DIY Dance Series with Raphael Holzer

DIY Dance Series with Raphael Holzer


Raphael Miro Holzer

In this first interview, we introduce you to the work and artistic vision of Raphael Miro Holzer, a choreographer, performer and dance pedagogue born in Vienna and currently based in Barcelona. His current work in progress, ‘Blueprint’, explores the connection between language and movement, where he’s exploring different art forms with a group of international performers.

“Sharing and becoming more transparent about your creative process is important, but another possibility would be to look into how other art forms are dealing with this topic.”

Who are you?

My name is Raphael Miro Holzer, I was born in Vienna in 1994 and I’m a Barcelona-based dance pedagogue, choreographer and a performer, working in dance but also theatre. My first contact with movement started when I was very young, through martial arts. Later on, a school colleague of mine went to ballet classes in a dance studio and she told me about it – and I just wanted to see what she was doing! And then I saw at that studio that there were lots of courses. I went tap dancing and after I did some classical training as well until. When I finished my high school studies, at the Dance Conservatory, I wanted to have more aesthetical knowledge – to learn more about literature, media so I went for a theatre and cinema studies in the main university in Vienna. I came back to dance after a break of 5 years – it was a very intensive full-time study. Once I was keen to experience a more international environment, I went for an Erasmus at the Institute del Teatre Barcelona, where I’m currently finishing my Bachelor. I had the opportunity to stay here and find a different environment – comparing Austria, Spain and the dance world. It has been a place to grow as a choreographer, as a creator and to use my knowledge from my theoretical studies with the language of expression I’ve chosen as an artist, which is the dance – not a specific technique, but the physical expression itself. That’s why I ended up working in theatre and somewhere between the contexts of dance and theatre, in dramaturgy.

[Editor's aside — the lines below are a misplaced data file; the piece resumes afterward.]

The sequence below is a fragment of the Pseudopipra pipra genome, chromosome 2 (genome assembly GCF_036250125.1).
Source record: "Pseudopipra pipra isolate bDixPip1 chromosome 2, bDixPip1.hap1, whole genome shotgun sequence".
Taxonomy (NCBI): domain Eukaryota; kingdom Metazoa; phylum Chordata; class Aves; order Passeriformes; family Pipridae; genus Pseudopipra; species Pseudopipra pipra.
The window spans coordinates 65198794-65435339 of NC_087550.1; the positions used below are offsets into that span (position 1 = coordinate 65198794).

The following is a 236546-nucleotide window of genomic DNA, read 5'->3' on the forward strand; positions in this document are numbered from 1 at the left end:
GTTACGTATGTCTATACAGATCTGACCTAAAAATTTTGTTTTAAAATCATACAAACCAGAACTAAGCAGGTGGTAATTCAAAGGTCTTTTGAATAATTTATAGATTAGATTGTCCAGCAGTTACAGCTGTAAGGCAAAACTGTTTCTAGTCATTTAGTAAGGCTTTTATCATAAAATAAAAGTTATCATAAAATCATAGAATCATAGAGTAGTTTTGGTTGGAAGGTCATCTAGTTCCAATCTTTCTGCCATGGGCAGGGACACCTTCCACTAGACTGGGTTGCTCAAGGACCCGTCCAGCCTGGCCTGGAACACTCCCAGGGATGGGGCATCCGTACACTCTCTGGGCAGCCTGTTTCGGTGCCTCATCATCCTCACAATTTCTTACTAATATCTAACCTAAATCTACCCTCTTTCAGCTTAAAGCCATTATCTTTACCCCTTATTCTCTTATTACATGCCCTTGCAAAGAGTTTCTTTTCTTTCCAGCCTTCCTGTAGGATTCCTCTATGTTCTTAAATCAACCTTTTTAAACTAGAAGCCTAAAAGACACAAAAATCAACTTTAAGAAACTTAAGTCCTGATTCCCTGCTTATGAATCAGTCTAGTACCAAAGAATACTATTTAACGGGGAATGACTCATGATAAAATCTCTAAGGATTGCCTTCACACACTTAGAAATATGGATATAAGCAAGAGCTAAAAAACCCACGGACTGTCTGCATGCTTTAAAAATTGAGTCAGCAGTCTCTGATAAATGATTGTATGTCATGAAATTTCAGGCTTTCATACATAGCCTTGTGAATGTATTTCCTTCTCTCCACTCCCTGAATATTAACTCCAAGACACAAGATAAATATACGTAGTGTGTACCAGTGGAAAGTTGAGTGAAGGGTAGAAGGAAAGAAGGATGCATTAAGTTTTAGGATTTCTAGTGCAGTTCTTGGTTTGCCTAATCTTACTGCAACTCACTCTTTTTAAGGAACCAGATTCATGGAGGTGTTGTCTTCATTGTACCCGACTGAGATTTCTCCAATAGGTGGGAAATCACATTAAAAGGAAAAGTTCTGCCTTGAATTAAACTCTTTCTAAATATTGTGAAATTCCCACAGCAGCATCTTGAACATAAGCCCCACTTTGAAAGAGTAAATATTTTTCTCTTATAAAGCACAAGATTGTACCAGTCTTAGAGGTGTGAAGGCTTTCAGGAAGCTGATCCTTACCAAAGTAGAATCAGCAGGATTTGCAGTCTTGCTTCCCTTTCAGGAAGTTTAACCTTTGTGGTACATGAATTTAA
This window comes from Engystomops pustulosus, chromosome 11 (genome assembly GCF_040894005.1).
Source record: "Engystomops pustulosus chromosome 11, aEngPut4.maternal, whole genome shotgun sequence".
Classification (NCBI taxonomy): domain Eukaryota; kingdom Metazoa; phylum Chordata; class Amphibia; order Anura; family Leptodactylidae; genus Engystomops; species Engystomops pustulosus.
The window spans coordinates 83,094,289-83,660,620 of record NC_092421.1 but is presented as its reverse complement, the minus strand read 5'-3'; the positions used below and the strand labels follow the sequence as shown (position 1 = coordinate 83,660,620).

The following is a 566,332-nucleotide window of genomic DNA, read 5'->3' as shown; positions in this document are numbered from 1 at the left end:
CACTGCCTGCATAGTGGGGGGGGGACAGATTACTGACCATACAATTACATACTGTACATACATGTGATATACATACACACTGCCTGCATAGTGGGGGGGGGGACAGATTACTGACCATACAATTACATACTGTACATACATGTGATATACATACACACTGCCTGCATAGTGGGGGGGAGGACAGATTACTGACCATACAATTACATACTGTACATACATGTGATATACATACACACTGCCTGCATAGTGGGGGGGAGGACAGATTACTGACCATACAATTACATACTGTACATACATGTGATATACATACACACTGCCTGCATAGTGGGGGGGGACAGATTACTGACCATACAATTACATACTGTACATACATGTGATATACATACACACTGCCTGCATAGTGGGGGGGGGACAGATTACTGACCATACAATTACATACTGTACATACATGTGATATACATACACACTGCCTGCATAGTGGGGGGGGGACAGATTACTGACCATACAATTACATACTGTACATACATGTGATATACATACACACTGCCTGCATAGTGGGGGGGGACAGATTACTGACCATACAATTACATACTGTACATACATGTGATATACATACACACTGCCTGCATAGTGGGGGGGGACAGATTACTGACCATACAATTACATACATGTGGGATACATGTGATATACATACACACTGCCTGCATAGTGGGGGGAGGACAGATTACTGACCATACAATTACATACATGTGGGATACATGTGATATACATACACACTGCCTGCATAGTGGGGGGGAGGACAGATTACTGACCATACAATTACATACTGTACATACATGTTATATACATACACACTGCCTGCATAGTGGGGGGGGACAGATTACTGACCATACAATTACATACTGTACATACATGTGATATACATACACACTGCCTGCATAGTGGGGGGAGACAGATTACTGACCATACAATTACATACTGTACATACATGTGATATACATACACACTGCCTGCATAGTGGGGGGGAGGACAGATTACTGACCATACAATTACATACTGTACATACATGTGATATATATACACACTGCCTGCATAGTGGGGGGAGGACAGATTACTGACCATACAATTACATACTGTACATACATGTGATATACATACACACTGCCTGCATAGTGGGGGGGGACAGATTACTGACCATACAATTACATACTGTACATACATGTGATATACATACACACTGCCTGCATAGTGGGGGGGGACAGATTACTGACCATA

What is your contribution to the contemporary dance scene?

That’s a very interesting question (laughs). I like to devote my passion in contemporary dance but also other cultural expressions and I like to showcase a negotiation between them. Currently, I’m very focused on a negotiation between language and movement which is very personal, based on my experience in a different country and culture. But also in a philosophical way – in dance, I’m dealing a lot with how we do it, how we are making the communication with the audience and if you’re using the right language. If it’s accessible enough and how we can create a constructive and transparent communication.

Can you tell us a little bit more about the creative process of ‘Blueprint’?